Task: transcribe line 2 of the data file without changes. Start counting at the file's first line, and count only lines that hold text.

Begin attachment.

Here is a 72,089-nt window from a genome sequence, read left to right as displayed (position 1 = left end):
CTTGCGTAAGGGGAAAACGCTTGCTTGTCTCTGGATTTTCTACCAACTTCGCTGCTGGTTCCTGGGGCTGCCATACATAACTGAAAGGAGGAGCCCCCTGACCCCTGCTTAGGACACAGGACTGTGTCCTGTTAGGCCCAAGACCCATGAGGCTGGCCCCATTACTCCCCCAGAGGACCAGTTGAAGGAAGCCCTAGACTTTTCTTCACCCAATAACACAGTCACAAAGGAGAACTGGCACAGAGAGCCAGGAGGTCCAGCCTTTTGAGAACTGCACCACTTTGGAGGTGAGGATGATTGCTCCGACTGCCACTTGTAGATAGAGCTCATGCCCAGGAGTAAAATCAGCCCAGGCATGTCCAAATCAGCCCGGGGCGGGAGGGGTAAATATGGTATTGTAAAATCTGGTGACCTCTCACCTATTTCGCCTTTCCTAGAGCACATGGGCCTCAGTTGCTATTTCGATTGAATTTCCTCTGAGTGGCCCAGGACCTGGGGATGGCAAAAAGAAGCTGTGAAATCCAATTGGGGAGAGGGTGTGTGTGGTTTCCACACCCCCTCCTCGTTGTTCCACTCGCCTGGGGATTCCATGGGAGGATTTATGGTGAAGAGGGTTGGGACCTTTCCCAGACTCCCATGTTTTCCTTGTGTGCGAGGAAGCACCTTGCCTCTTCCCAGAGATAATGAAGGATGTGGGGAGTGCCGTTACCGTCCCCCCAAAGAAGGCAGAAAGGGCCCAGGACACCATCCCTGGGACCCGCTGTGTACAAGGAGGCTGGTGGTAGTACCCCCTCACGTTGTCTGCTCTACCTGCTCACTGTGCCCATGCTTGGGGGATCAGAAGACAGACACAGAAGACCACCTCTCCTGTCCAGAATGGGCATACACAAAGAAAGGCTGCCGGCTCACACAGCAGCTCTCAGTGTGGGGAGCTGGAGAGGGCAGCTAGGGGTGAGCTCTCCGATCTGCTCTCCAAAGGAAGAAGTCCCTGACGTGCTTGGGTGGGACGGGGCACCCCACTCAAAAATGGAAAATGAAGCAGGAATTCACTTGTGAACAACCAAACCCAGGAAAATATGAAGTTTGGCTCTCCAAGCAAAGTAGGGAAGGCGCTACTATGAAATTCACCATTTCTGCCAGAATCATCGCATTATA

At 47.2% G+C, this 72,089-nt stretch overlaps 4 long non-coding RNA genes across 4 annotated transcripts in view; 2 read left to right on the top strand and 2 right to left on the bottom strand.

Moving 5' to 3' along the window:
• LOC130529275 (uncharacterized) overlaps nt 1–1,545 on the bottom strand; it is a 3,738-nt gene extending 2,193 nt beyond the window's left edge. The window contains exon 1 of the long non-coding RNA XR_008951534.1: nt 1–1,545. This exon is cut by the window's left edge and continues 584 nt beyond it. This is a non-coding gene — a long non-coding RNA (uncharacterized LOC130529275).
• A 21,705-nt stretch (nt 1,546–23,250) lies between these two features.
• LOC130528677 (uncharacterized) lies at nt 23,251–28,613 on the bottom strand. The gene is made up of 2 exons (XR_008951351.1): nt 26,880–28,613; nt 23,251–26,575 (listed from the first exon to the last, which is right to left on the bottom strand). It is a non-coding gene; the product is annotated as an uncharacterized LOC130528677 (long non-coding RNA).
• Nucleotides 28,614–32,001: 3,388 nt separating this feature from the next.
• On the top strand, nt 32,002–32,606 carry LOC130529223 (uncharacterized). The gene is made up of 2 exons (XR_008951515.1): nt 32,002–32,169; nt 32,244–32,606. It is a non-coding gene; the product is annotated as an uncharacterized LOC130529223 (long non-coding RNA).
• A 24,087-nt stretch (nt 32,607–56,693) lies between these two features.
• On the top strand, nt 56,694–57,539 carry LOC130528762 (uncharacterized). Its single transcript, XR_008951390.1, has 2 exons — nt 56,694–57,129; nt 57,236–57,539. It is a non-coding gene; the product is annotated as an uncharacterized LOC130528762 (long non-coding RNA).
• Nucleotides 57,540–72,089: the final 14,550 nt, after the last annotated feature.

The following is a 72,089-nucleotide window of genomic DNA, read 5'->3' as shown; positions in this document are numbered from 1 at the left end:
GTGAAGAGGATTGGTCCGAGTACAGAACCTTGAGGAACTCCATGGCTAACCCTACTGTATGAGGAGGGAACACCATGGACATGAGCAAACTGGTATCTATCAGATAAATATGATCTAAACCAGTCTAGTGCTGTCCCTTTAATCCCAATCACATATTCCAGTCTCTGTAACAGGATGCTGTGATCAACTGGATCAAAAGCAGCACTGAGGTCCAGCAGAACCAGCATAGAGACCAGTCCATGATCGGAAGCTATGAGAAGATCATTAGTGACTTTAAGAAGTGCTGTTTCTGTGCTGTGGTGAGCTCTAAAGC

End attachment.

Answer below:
CTTGCGTAAGGGGAAAACGCTTGCTTGTCTCTGGATTTTCTACCAACTTCGCTGCTGGTTCCTGGGGCTGCCATACATAACTGAAAGGAGGAGCCCCCTGACCCCTGCTTAGGACACAGGACTGTGTCCTGTTAGGCCCAAGACCCATGAGGCTGGCCCCATTACTCCCCCAGAGGACCAGTTGAAGGAAGCCCTAGACTTTTCTTCACCCAATAACACAGTCACAAAGGAGAACTGGCACAGAGAGCCAGGAGGTCCAGCCTTTTGAGAACTGCACCACTTTGGAGGTGAGGATGATTGCTCCGACTGCCACTTGTAGATAGAGCTCATGCCCAGGAGTAAAATCAGCCCAGGCATGTCCAAATCAGCCCGGGGCGGGAGGGGTAAATATGGTATTGTAAAATCTGGTGACCTCTCACCTATTTCGCCTTTCCTAGAGCACATGGGCCTCAGTTGCTATTTCGATTGAATTTCCTCTGAGTGGCCCAGGACCTGGGGATGGCAAAAAGAAGCTGTGAAATCCAATTGGGGAGAGGGTGTGTGTGGTTTCCACACCCCCTCCTCGTTGTTCCACTCGCCTGGGGATTCCATGGGAGGATTTATGGTGAAGAGGGTTGGGACCTTTCCCAGACTCCCATGTTTTCCTTGTGTGCGAGGAAGCACCTTGCCTCTTCCCAGAGATAATGAAGGATGTGGGGAGTGCCGTTACCGTCCCCCCAAAGAAGGCAGAAAGGGCCCAGGACACCATCCCTGGGACCCGCTGTGTACAAGGAGGCTGGTGGTAGTACCCCCTCACGTTGTCTGCTCTACCTGCTCACTGTGCCCATGCTTGGGGGATCAGAAGACAGACACAGAAGACCACCTCTCCTGTCCAGAATGGGCATACACAAAGAAAGGCTGCCGGCTCACACAGCAGCTCTCAGTGTGGGGAGCTGGAGAGGGCAGCTAGGGGTGAGCTCTCCGATCTGCTCTCCAAAGGAAGAAGTCCCTGACGTGCTTGGGTGGGACGGGGCACCCCACTCAAAAATGGAAAATGAAGCAGGAATTCACTTGTGAACAACCAAACCCAGGAAAATATGAAGTTTGGCTCTCCAAGCAAAGTAGGGAAGGCGCTACTATGAAATTCACCATTTCTGCCAGAATCATCGCATTATA